A study by a Northwestern University researcher has found that less than half of disabled children with psychosocial problems receive mental healthcare services.
Moreover, the study found differences by age, race/ethnicity and insurance coverage that suggest inequalities nationwide in access to treatment, underidentification of need and substantial variability in the mental health treatment for children with disabilities.
According to Whitney P. Witt, assistant professor of medicine and researcher at the Center for Healthcare Studies at the Feinberg School of Medicine at Northwestern University, receipt of mental healthcare services was most strongly related to children's poor psychosocial adjustment; communication and social and learning-related functional impairments; public health insurance; and financial family burdens.
The study by Witt and co-investigators, published in a recent issue of the journal Health Services Research, also found that younger and disabled black children were even less likely to receive mental health services. However, all children were more likely to use care if a health professional was involved in coordinating care, in contrast to no one or family only.
Children with disabilities were more likely to receive outpatient mental health services if their care was jointly coordinated by a family member and a health professional, compared to a health professional working alone. In contrast to inpatient and outpatient care, race and family burden were not associated with the likelihood of mental health counseling in special education school settings.
Witt and colleagues noted that, as medical advances allow more children to survive birth defects or chronic diseases, concern has shifted from their survival to their quality of life. Previous research found that children with special health needs and their families are at increased risk for psychological disorders and therefore may have an elevated need for mental healthcare. But most of those studies were small and may not have been broadly representative of the U.S. population.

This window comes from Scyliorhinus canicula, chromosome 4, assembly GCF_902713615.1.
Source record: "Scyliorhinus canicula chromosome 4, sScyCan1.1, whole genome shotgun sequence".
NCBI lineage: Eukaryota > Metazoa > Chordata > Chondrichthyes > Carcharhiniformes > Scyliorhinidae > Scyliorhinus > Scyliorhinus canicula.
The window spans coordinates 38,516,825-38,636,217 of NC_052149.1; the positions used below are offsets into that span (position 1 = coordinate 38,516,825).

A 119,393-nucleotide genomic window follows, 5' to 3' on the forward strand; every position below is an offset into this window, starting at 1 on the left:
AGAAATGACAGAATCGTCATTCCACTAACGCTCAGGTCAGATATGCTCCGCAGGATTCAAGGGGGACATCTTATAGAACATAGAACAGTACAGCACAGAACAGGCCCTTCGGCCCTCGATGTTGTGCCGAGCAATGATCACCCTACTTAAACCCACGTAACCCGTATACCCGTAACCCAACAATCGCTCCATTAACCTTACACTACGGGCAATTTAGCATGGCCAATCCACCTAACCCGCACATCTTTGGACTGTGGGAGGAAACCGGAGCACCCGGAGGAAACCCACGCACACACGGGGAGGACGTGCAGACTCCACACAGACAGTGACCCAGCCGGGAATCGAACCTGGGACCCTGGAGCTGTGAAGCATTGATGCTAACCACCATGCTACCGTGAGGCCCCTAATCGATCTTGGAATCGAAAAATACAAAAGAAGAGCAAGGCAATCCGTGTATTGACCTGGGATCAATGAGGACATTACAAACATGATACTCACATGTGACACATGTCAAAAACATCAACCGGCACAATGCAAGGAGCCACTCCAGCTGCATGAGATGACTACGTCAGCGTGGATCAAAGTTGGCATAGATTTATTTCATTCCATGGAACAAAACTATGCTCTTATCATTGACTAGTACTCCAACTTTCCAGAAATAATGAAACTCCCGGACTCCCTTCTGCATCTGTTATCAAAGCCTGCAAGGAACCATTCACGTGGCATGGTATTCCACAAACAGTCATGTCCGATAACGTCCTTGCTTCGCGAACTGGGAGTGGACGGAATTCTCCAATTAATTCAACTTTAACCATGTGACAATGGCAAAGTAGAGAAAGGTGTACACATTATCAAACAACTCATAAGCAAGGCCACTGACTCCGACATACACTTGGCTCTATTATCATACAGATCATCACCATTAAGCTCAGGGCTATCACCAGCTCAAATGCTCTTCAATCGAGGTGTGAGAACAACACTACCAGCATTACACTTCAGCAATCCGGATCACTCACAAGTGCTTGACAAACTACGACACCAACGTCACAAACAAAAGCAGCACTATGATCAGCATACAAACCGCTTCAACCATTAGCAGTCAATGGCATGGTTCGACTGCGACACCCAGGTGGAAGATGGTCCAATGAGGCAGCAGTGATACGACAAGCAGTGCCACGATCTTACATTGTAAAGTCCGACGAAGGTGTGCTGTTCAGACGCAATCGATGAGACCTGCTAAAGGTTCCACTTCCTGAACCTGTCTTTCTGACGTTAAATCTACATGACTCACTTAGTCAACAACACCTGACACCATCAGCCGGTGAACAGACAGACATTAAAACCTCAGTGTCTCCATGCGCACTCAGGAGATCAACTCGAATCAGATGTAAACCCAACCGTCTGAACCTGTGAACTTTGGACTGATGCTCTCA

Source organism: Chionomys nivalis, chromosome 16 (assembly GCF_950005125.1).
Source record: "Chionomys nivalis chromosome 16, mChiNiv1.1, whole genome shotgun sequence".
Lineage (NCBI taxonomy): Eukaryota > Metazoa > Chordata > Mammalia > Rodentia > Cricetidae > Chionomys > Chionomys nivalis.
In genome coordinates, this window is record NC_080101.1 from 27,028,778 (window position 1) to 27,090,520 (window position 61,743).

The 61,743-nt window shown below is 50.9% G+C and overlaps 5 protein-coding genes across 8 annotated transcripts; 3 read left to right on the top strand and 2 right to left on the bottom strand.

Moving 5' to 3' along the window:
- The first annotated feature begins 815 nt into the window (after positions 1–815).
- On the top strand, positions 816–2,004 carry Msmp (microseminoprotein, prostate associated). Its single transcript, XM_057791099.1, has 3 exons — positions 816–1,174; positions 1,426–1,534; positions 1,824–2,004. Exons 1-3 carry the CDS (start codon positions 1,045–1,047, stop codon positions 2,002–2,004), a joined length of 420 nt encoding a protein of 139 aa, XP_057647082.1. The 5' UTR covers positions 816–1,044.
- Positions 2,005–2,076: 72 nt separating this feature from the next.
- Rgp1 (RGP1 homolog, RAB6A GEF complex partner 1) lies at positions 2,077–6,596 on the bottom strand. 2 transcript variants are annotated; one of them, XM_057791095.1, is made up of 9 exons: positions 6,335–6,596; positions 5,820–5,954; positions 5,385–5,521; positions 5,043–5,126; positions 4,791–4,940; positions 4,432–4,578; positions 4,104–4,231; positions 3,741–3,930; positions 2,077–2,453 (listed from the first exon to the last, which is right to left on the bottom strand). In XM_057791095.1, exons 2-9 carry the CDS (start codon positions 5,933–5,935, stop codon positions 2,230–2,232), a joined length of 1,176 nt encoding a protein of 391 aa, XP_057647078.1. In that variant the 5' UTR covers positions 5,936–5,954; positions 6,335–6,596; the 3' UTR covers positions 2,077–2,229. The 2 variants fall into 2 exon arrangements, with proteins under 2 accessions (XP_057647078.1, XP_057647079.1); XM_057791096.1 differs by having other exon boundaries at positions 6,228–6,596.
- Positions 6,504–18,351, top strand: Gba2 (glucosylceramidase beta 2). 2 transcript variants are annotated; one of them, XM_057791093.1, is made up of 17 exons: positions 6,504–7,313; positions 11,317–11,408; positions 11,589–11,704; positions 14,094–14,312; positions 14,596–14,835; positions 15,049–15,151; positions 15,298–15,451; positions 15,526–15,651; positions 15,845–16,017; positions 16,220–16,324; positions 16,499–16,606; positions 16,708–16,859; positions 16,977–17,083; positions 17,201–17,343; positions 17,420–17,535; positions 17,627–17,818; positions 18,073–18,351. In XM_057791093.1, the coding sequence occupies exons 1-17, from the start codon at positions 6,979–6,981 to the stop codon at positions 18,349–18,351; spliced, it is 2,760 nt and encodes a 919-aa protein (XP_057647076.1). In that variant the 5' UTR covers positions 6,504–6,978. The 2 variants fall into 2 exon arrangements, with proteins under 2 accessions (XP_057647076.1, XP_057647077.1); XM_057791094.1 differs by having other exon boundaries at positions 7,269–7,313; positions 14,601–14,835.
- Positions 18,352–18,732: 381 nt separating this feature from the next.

"Our study found, for the first time, that the involvement of a health professional in care coordination may play an important role in improving access to mental health care for this vulnerable group of children with disabilities," said Witt, who led the study.
"Ensuring that health professionals and families are engaged in the management of the child's care could make a significant difference in gaining access to specialized mental health services," Witt said.
The study analyzed information from the National Health Interview Survey, an annual survey of households across the country conducted by the National Center for Health Statistics (NCHS). Because the 1994 and 1995 surveys contained special sections addressing disability among household members, particularly children, information from both years was used for this study.
The researchers gathered information on more than 4,900 children aged 6 to 17 who, according to NCHS criteria, were identified as having a disability. About 11 percent of the disabled children were described as having psychosocial problems, such as anxiety or depression, hostility or poor interaction with their peers.
Witt's co-authors on the study were Judith D. Kasper and Anne Riley, Bloomberg School of Public Health, Johns Hopkins University, Baltimore.
Source: Eurekalert & othersLast reviewed: By John M. Grohol, Psy.D. on 21 Feb 2009
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A neurotic is a man who builds a castle in the sky. A psychotic is the man who lives in it. A psychiatrist is the man who charges them both rent.
-- Jerome Lawrence